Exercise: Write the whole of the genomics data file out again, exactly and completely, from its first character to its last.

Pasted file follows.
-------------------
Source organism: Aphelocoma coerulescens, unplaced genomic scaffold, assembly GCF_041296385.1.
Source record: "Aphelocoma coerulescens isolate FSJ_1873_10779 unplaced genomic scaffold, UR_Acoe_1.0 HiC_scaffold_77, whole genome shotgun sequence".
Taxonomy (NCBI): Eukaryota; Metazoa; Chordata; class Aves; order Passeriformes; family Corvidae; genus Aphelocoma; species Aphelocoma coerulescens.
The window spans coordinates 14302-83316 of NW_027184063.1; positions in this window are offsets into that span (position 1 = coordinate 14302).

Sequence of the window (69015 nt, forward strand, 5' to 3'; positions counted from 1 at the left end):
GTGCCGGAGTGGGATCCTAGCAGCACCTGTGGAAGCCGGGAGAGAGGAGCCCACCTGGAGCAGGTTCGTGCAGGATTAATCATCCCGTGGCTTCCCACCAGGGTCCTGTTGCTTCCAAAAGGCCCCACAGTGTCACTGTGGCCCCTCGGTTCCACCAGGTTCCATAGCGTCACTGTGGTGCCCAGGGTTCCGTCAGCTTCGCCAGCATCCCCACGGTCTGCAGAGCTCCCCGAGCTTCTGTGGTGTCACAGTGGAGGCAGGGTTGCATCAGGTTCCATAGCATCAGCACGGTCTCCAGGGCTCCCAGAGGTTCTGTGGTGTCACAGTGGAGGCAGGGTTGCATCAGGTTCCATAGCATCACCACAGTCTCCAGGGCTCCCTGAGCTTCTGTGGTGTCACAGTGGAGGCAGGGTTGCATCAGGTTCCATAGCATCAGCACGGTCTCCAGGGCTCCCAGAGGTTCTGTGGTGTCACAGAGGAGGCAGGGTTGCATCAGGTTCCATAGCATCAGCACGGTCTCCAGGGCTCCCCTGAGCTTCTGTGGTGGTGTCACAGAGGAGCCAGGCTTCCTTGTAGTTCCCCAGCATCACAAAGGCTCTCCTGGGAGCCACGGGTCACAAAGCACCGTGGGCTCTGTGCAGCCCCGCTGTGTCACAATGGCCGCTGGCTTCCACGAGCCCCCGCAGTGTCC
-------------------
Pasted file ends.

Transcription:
Source organism: Aphelocoma coerulescens, unplaced genomic scaffold, assembly GCF_041296385.1.
Source record: "Aphelocoma coerulescens isolate FSJ_1873_10779 unplaced genomic scaffold, UR_Acoe_1.0 HiC_scaffold_77, whole genome shotgun sequence".
Taxonomy (NCBI): Eukaryota; Metazoa; Chordata; class Aves; order Passeriformes; family Corvidae; genus Aphelocoma; species Aphelocoma coerulescens.
The window spans coordinates 14302-83316 of NW_027184063.1; positions in this window are offsets into that span (position 1 = coordinate 14302).

Sequence of the window (69015 nt, forward strand, 5' to 3'; positions counted from 1 at the left end):
GTGCCGGAGTGGGATCCTAGCAGCACCTGTGGAAGCCGGGAGAGAGGAGCCCACCTGGAGCAGGTTCGTGCAGGATTAATCATCCCGTGGCTTCCCACCAGGGTCCTGTTGCTTCCAAAAGGCCCCACAGTGTCACTGTGGCCCCTCGGTTCCACCAGGTTCCATAGCGTCACTGTGGTGCCCAGGGTTCCGTCAGCTTCGCCAGCATCCCCACGGTCTGCAGAGCTCCCCGAGCTTCTGTGGTGTCACAGTGGAGGCAGGGTTGCATCAGGTTCCATAGCATCAGCACGGTCTCCAGGGCTCCCAGAGGTTCTGTGGTGTCACAGTGGAGGCAGGGTTGCATCAGGTTCCATAGCATCACCACAGTCTCCAGGGCTCCCTGAGCTTCTGTGGTGTCACAGTGGAGGCAGGGTTGCATCAGGTTCCATAGCATCAGCACGGTCTCCAGGGCTCCCAGAGGTTCTGTGGTGTCACAGAGGAGGCAGGGTTGCATCAGGTTCCATAGCATCAGCACGGTCTCCAGGGCTCCCCTGAGCTTCTGTGGTGGTGTCACAGAGGAGCCAGGCTTCCTTGTAGTTCCCCAGCATCACAAAGGCTCTCCTGGGAGCCACGGGTCACAAAGCACCGTGGGCTCTGTGCAGCCCCGCTGTGTCACAATGGCCGCTGGCTTCCACGAGCCCCCGCAGTGTCC